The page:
West End Jazz

By William Burg
Photos courtesy of Keith Burns


In the 1940s, Sacramento’s West End was filled with the sounds of jazz. Based around M Street (renamed Capitol Avenue by 1940), the neighborhood was radically changed by the start of World War II, the forced relocation of Sacramento’s thousands of Japanese Americans to internment camps, and a migration of African Americans to Sacramento. Many of these migrants came from the Southern states for jobs in Sacramento’s railroad shops and canneries, or at nearby airfields and Army bases. Some purchased businesses from the departing Japanese, opening a variety of businesses, but the best known were the jazz clubs. These clubs became so popular they crossed racial barriers and made Sacramento a stop on the touring circuit for the greatest jazz musicians of the 20th century.
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Governing Midtown

By William Burg photos by Scott Duncan

When compared to the ongoing downtown crisis on K Street, Midtown Sacramento is a success story. But does Midtown owe its success to a lack of attention from government, as some assume, or has the city responded to Midtown’s needs in more effective ways? Read more »

California State Fair: 20th and H in Midtown!

The California State Fair opens tomorrow… but did you know that the State Fair used to be held IN Midtown? Bill Burg’s got the details…

Midtown State Fair

By William Burg

The California Exposition and State Fairgrounds, site of the California state fair since 1968, seems like a permanent fixture to many Sacramentans. Older generations still remember the old fairgrounds at Stockton and Broadway. But that site was not the original location of the fair either; it was chosen when Sacramento’s urban growth crowded the fairgrounds out of their first permanent home – in Midtown at 20th and H Streets. Read more »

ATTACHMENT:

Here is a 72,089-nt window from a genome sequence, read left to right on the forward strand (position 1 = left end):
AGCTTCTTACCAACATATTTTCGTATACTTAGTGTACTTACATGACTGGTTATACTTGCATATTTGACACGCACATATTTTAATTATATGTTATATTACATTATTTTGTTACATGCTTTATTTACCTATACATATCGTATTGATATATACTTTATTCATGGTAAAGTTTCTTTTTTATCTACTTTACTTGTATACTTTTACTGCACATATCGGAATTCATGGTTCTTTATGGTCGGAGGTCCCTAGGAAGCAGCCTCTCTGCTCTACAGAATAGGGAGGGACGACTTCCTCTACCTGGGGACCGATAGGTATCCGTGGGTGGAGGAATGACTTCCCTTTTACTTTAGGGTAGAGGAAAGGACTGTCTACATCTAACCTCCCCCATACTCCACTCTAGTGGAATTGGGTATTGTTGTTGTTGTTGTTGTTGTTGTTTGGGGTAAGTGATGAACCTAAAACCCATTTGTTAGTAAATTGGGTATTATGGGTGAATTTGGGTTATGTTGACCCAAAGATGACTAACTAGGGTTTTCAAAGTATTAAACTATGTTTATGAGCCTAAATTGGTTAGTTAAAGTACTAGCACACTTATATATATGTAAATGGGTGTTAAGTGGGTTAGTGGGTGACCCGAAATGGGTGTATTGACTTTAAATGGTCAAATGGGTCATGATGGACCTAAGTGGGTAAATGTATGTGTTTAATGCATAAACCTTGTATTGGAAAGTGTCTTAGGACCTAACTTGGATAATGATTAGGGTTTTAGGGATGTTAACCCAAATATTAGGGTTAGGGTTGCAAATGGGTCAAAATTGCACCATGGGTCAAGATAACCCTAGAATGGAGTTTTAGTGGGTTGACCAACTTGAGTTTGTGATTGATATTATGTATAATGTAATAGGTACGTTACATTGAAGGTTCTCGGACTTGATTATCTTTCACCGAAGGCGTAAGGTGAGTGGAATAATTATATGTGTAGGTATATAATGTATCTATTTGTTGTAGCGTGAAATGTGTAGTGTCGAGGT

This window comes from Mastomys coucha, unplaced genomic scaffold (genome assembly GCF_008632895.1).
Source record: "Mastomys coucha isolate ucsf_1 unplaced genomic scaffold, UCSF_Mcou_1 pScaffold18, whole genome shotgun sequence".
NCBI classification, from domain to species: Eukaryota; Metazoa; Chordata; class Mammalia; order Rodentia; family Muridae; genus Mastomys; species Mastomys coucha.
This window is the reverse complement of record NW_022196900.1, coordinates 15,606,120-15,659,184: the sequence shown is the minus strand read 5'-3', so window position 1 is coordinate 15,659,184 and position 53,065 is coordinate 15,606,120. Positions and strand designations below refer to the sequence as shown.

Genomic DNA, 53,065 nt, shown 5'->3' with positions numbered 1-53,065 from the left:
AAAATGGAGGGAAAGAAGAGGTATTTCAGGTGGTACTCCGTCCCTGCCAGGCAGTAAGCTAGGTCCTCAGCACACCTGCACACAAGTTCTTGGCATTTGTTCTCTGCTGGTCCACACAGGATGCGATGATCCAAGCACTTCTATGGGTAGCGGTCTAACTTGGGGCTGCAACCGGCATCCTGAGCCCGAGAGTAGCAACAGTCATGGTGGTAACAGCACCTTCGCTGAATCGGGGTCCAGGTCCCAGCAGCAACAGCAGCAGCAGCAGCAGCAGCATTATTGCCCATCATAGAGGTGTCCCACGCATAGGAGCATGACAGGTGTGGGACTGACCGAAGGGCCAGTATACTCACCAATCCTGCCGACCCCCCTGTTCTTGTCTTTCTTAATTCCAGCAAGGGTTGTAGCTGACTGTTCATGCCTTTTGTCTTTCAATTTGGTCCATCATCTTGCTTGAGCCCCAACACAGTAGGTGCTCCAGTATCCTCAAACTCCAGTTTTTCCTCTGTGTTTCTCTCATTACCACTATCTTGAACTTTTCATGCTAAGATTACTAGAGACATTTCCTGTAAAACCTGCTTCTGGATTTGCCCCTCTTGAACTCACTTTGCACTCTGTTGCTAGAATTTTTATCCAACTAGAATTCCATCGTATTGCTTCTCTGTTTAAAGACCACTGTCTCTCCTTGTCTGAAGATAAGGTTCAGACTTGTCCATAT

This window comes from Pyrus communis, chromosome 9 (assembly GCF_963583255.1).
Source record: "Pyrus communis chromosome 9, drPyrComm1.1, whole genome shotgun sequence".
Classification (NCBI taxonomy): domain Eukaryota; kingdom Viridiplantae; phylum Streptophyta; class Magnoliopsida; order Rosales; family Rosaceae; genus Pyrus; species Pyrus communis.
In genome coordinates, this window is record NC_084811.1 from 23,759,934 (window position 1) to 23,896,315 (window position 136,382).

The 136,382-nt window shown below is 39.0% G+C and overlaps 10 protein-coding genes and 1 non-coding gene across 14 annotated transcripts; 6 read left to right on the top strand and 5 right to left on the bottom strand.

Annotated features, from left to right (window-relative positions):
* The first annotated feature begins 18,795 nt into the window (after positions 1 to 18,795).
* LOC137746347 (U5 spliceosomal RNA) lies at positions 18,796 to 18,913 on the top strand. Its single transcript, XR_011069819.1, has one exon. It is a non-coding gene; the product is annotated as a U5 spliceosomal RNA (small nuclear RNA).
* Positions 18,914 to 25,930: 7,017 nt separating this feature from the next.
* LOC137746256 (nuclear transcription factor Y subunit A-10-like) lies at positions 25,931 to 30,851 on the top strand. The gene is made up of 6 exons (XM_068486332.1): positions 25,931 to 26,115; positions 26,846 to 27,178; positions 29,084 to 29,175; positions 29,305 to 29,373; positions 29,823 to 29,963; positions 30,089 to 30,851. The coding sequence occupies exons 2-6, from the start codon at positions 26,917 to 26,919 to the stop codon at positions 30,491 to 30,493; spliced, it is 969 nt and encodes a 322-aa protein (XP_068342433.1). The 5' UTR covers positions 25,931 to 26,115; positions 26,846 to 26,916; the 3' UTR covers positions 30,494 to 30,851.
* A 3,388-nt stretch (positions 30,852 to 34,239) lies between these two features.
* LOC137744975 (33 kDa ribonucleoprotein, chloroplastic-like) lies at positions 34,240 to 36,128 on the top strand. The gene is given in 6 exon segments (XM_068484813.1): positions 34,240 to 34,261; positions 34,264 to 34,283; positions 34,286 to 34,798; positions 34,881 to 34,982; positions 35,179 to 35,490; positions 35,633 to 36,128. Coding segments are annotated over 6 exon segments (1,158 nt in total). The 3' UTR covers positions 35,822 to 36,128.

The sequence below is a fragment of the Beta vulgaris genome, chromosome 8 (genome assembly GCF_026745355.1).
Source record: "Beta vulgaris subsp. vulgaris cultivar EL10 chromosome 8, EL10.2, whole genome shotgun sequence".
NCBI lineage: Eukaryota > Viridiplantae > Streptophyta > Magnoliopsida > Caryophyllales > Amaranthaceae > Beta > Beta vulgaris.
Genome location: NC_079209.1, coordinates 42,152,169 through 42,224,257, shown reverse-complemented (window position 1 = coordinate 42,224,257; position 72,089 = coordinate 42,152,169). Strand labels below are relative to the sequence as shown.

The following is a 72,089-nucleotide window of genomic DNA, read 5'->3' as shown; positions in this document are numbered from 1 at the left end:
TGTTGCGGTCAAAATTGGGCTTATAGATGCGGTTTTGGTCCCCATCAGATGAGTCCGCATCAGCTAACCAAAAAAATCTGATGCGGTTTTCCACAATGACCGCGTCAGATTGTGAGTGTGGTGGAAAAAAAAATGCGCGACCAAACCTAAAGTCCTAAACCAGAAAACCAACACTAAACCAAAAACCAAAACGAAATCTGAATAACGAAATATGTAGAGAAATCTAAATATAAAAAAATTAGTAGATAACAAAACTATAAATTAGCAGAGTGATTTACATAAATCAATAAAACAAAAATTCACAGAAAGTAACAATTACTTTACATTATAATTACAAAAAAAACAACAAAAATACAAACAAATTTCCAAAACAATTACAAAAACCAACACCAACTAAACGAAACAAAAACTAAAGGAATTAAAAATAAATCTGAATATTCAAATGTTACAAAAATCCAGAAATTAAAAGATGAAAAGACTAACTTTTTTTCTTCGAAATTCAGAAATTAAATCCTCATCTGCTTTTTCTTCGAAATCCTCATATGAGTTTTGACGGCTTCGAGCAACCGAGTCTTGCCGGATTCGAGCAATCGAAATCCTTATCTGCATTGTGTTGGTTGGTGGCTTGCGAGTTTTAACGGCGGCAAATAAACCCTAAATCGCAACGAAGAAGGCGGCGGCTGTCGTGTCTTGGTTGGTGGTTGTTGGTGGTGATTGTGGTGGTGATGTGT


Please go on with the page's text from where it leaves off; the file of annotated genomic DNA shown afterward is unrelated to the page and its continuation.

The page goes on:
Sacramento: 1910

By William Burg  Photos courtesy of the Center for Sacramento History

In 1910, Sacramento was a city on the edge of change. Its rowdy Gold Rush era was long past, its role as western terminus of the Transcontinental Railroad superseded by Oakland, and its place as second-largest California city long since lost to Los Angeles. Despite these setbacks, Sacramentans felt that their city was poised for greatness. Read more »

Your One Stop Old Timey Shop

By Niki Kangas  photos by Jesse Vasquez

“What does that place sell- granola or something?”

Ah, my buddy Rebecca was dead wrong, making the same mistake that many of you may have made in regard to Sacramento City Dry Goods…that is, disregarding it because it’s in Old Sac and has a nebulous name that could be easily misinterpreted.   Unless you’re super-into historical reenactments- or just wander into every Old Sac store you see- you’ve probably glanced over it too. Read more »

A Brief History of Oak Park

By William Burg   Photos courtesy of the Center for Sacramento History

In 1887, real estate developer Edwin Alsip subdivided the 230-acre William Doyle ranch into 56 whole and partial blocks and gave the subdivision the name “Oak Park,” named after an eight-acre oak grove at its center.

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Some Historic Buildings of Oak Park

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Red Menace!

By William Burg  Photos courtesy of the Center for Sacramento History

In 1935, was Sacramento a hotbed of Communist conspirators, plotting the destruction of the American government? Read more »

A Last Look at the Bel-Vue?


By Bill Burg

The Bel-Vue Apartment Building, located at 809 L Street, is an understated and long-neglected landmark that faces demolition in the near future. Some of Sacramento’s architectural landmarks are obvious, based on their prominent role in history, association with well-known individuals, or architectural grandeur and scale. Sometimes, buildings become landmarks because of their association with ordinary people, and simply avoided demolition long enough to be recognized as historic. The Bel-Vue, originally known as the American Cash Apartments, is a building of the latter sort. Despite its landmark status, it faces demolition by its owner, the city of Sacramento. Read more »